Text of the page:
Math with a (different?) purpose

From the New York Times, an op-ed on math education.

The argument I often hear against the kind of pragmatic approach advocated by these authors is that education isn’t just for getting a job.  We want it to do that, for the most part, but most parents I talk to are hesitant to let it do only that. As a culture we hold a long-standing commitment to having our young be instructed in a predictable and consistent body of knowledge and skill so that they seem learn-ed by the end of it.  (Never mind that enough time has passed now that there is so much history, so much literature, so much math, so much art, so much science that there’s no longer any such body that children can possibly receive in 13 years of mandatory instruction.)  We’re attached to our model of academic schooling (whether or not we send our children to school) not because we’ve carefully considered it and concluded that it serves our children best but because it’s a habit of the social structure we want our children to be part of.  If we weren’t in the habit of it, we’d look at who our children are, as individuals and as a generation living in the world they do, and we’d see the need for something evolving and distinct from what we’ve always done.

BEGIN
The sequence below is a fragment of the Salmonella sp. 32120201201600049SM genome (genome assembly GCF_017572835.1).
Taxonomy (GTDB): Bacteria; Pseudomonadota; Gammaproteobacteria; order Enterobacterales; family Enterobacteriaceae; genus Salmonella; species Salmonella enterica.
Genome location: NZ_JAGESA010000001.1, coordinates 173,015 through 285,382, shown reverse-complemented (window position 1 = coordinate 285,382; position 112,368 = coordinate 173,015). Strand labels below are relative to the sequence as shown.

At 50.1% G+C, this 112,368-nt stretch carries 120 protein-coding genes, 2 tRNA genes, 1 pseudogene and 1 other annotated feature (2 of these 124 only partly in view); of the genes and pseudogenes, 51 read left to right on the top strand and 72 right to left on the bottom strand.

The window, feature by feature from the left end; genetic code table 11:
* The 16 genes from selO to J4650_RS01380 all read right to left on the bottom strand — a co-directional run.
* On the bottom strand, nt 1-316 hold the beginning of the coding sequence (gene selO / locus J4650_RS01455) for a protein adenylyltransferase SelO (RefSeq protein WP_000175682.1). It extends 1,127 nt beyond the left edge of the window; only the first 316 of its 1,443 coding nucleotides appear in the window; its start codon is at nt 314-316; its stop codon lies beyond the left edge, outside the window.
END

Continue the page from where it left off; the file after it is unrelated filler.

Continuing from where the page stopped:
The approach outlined in the op-ed sounds much more appealing to me than what we’ve got now, and much more likely to capture the attention and efforts of its intended recipients.  But it will take more than reason and pragmatics to loosen our collective grip on the traditional course of study.  We’ll have to want to let it go, too.  We’ll have to trust that we can create something just as good, just as respectable and interesting and worthy of our energies.